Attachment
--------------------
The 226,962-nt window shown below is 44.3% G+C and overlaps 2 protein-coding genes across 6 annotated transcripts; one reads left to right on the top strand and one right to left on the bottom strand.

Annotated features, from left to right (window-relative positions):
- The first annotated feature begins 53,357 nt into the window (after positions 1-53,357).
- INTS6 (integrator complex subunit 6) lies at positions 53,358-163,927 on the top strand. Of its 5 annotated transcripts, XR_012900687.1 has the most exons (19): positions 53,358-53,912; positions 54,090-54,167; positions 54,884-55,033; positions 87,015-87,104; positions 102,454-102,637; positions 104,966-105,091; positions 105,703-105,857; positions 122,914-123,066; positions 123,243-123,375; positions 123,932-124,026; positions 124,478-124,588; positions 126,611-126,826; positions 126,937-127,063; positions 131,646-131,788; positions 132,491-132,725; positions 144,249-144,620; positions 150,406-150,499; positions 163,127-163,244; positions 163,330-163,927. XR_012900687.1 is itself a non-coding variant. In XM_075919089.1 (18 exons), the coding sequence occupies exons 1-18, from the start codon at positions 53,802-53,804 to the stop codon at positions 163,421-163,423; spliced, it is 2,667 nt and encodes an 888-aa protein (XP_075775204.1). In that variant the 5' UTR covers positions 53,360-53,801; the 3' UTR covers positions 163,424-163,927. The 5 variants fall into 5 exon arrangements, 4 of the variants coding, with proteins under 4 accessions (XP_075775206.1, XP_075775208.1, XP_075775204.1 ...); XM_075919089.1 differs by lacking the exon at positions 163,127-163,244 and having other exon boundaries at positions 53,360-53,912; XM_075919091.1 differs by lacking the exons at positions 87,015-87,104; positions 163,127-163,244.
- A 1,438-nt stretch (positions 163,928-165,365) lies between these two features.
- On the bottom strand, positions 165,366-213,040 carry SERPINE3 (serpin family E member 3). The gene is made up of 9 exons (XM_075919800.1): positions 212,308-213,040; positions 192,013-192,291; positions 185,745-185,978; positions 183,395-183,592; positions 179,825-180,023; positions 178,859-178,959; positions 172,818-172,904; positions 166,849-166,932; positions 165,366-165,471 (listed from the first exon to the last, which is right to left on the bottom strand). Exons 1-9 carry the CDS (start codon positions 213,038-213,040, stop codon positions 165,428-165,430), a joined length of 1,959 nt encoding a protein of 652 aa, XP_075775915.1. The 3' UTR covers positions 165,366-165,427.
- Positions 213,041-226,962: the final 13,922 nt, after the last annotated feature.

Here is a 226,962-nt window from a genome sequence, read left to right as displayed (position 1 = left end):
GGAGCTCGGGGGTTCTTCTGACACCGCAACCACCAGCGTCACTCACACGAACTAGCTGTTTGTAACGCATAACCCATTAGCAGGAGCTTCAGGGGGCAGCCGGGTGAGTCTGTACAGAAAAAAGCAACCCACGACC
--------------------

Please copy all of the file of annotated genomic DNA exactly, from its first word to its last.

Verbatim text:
The 226,962-nt window shown below is 44.3% G+C and overlaps 2 protein-coding genes across 6 annotated transcripts; one reads left to right on the top strand and one right to left on the bottom strand.

Annotated features, from left to right (window-relative positions):
- The first annotated feature begins 53,357 nt into the window (after positions 1-53,357).
- INTS6 (integrator complex subunit 6) lies at positions 53,358-163,927 on the top strand. Of its 5 annotated transcripts, XR_012900687.1 has the most exons (19): positions 53,358-53,912; positions 54,090-54,167; positions 54,884-55,033; positions 87,015-87,104; positions 102,454-102,637; positions 104,966-105,091; positions 105,703-105,857; positions 122,914-123,066; positions 123,243-123,375; positions 123,932-124,026; positions 124,478-124,588; positions 126,611-126,826; positions 126,937-127,063; positions 131,646-131,788; positions 132,491-132,725; positions 144,249-144,620; positions 150,406-150,499; positions 163,127-163,244; positions 163,330-163,927. XR_012900687.1 is itself a non-coding variant. In XM_075919089.1 (18 exons), the coding sequence occupies exons 1-18, from the start codon at positions 53,802-53,804 to the stop codon at positions 163,421-163,423; spliced, it is 2,667 nt and encodes an 888-aa protein (XP_075775204.1). In that variant the 5' UTR covers positions 53,360-53,801; the 3' UTR covers positions 163,424-163,927. The 5 variants fall into 5 exon arrangements, 4 of the variants coding, with proteins under 4 accessions (XP_075775206.1, XP_075775208.1, XP_075775204.1 ...); XM_075919089.1 differs by lacking the exon at positions 163,127-163,244 and having other exon boundaries at positions 53,360-53,912; XM_075919091.1 differs by lacking the exons at positions 87,015-87,104; positions 163,127-163,244.
- A 1,438-nt stretch (positions 163,928-165,365) lies between these two features.
- On the bottom strand, positions 165,366-213,040 carry SERPINE3 (serpin family E member 3). The gene is made up of 9 exons (XM_075919800.1): positions 212,308-213,040; positions 192,013-192,291; positions 185,745-185,978; positions 183,395-183,592; positions 179,825-180,023; positions 178,859-178,959; positions 172,818-172,904; positions 166,849-166,932; positions 165,366-165,471 (listed from the first exon to the last, which is right to left on the bottom strand). Exons 1-9 carry the CDS (start codon positions 213,038-213,040, stop codon positions 165,428-165,430), a joined length of 1,959 nt encoding a protein of 652 aa, XP_075775915.1. The 3' UTR covers positions 165,366-165,427.
- Positions 213,041-226,962: the final 13,922 nt, after the last annotated feature.

Here is a 226,962-nt window from a genome sequence, read left to right as displayed (position 1 = left end):
GGAGCTCGGGGGTTCTTCTGACACCGCAACCACCAGCGTCACTCACACGAACTAGCTGTTTGTAACGCATAACCCATTAGCAGGAGCTTCAGGGGGCAGCCGGGTGAGTCTGTACAGAAAAAAGCAACCCACGACC